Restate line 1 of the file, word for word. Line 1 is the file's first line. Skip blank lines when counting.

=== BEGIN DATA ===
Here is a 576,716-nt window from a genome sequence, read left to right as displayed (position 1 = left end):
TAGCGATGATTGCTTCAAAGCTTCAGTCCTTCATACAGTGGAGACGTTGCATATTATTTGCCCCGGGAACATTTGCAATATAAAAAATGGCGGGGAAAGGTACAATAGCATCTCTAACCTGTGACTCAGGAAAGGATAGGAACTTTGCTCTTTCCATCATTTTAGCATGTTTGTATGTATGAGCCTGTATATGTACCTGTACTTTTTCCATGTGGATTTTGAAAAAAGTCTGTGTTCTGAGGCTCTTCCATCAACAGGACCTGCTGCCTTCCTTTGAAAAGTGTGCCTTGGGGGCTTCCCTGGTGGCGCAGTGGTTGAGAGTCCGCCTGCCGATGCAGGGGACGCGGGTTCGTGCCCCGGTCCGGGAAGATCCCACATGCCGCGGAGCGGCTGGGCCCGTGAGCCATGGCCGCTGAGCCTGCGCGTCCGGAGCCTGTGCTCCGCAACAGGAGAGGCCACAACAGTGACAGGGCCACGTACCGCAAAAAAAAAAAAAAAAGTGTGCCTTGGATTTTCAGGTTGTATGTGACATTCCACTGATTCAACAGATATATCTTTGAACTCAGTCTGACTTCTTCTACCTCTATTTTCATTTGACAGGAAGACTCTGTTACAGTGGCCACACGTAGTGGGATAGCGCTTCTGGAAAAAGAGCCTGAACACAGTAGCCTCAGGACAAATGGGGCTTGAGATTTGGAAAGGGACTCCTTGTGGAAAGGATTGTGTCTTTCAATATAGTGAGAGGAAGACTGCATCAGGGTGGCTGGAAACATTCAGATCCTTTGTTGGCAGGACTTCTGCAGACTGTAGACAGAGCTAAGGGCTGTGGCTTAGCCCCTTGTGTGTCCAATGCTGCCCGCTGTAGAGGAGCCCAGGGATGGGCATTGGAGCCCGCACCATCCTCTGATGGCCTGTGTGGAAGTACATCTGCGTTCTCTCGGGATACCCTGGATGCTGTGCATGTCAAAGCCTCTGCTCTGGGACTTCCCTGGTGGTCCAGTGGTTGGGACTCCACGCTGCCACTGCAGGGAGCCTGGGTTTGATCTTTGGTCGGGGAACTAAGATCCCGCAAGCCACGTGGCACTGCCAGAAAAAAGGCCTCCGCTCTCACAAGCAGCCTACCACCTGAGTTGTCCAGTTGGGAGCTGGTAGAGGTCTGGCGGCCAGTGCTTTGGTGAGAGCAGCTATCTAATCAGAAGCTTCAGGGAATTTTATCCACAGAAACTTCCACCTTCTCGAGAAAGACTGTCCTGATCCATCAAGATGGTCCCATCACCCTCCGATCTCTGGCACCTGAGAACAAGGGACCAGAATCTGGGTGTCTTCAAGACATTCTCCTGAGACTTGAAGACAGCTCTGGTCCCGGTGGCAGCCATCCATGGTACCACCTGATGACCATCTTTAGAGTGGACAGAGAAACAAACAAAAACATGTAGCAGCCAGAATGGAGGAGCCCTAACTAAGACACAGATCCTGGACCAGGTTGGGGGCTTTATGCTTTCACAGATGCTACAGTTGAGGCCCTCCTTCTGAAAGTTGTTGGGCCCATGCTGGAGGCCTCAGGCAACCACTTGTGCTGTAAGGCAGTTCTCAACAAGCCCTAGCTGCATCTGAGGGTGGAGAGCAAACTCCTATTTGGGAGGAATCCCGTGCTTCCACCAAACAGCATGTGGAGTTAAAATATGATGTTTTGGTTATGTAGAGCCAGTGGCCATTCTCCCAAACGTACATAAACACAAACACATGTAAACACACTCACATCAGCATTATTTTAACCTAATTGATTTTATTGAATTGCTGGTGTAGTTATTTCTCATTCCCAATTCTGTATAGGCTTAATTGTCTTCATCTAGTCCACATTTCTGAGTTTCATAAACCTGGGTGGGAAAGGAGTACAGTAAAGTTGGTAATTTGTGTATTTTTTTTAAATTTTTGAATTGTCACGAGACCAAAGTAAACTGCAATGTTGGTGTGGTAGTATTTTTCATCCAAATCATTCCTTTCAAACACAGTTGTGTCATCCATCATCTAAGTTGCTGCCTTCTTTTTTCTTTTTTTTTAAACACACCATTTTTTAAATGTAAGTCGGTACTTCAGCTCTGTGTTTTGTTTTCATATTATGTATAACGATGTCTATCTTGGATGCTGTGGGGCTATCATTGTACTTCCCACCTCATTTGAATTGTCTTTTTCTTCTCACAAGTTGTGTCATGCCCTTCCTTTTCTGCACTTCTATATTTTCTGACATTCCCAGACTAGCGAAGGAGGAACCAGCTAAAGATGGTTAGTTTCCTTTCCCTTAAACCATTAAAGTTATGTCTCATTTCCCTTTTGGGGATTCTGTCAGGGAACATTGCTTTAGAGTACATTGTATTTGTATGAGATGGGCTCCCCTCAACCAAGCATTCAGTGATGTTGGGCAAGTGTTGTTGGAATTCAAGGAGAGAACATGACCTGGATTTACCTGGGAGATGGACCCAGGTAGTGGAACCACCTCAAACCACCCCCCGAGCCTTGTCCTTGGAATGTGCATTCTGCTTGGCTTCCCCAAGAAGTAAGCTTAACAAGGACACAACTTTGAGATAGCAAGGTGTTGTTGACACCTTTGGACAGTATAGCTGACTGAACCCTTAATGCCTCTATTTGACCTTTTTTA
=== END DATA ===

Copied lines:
Here is a 576,716-nt window from a genome sequence, read left to right as displayed (position 1 = left end):